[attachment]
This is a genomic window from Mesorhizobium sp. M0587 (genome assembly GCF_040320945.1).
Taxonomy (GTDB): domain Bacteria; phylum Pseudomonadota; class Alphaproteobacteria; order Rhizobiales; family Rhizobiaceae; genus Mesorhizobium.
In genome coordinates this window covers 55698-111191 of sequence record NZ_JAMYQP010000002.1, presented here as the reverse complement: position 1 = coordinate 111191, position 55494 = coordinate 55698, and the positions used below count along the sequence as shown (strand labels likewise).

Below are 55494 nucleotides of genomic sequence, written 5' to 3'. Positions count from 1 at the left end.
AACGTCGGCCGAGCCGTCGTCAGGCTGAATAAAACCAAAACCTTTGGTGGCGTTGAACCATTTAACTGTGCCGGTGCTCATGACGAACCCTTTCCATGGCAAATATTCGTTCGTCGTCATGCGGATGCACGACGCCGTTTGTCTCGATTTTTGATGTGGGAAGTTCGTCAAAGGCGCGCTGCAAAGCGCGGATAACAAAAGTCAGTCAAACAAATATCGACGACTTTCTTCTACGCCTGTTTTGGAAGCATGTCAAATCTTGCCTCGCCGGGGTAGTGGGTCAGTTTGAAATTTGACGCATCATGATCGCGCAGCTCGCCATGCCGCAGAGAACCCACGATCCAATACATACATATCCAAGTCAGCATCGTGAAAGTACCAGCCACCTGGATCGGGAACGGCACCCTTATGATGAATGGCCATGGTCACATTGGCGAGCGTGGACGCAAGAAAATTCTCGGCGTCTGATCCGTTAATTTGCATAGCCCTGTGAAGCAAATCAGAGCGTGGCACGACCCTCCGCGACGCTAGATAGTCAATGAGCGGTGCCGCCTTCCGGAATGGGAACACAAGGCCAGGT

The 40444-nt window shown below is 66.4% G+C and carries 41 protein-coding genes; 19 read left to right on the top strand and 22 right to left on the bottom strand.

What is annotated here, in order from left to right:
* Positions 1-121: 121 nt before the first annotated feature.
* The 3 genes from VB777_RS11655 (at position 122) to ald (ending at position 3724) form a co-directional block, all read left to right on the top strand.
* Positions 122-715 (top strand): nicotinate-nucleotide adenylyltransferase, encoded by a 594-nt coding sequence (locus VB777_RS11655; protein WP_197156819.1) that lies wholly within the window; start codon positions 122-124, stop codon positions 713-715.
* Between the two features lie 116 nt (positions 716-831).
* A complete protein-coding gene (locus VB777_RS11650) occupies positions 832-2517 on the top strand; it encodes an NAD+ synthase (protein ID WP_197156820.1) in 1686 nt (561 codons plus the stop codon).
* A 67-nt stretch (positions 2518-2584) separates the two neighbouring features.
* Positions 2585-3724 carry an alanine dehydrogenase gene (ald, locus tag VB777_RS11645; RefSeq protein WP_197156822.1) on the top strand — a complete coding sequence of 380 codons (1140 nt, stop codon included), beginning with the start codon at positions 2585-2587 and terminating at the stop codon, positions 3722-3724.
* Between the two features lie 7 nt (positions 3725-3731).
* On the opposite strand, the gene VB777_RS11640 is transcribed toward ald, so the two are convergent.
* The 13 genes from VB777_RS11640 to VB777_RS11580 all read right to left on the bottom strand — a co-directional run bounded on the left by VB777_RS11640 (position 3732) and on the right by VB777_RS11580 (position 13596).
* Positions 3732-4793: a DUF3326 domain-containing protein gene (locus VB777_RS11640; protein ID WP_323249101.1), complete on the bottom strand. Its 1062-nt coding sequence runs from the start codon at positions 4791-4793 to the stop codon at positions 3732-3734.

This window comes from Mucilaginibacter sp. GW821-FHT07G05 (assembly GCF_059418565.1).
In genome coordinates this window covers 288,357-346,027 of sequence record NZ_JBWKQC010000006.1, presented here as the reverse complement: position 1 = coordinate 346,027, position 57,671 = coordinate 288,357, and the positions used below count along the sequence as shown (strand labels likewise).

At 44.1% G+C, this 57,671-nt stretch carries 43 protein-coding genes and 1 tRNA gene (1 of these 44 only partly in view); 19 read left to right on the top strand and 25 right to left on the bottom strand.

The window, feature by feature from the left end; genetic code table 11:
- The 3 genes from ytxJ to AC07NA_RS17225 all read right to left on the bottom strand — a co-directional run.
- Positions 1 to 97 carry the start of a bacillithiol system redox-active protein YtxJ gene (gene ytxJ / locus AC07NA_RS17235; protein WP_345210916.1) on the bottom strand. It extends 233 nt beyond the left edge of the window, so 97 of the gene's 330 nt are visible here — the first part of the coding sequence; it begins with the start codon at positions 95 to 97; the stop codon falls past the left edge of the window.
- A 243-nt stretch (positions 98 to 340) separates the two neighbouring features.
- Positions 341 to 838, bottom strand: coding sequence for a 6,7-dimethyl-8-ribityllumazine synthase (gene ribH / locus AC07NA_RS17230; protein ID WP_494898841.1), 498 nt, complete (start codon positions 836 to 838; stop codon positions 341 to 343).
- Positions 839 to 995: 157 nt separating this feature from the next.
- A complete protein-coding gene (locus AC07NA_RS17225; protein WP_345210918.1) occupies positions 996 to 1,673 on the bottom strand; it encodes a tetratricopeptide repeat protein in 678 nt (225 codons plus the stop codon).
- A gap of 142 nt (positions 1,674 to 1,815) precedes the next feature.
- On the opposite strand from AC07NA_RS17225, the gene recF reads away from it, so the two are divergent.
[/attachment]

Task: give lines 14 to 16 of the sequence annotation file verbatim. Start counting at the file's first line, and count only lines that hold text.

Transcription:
* Positions 2585-3724 carry an alanine dehydrogenase gene (ald, locus tag VB777_RS11645; RefSeq protein WP_197156822.1) on the top strand — a complete coding sequence of 380 codons (1140 nt, stop codon included), beginning with the start codon at positions 2585-2587 and terminating at the stop codon, positions 3722-3724.
* Between the two features lie 7 nt (positions 3725-3731).
* On the opposite strand, the gene VB777_RS11640 is transcribed toward ald, so the two are convergent.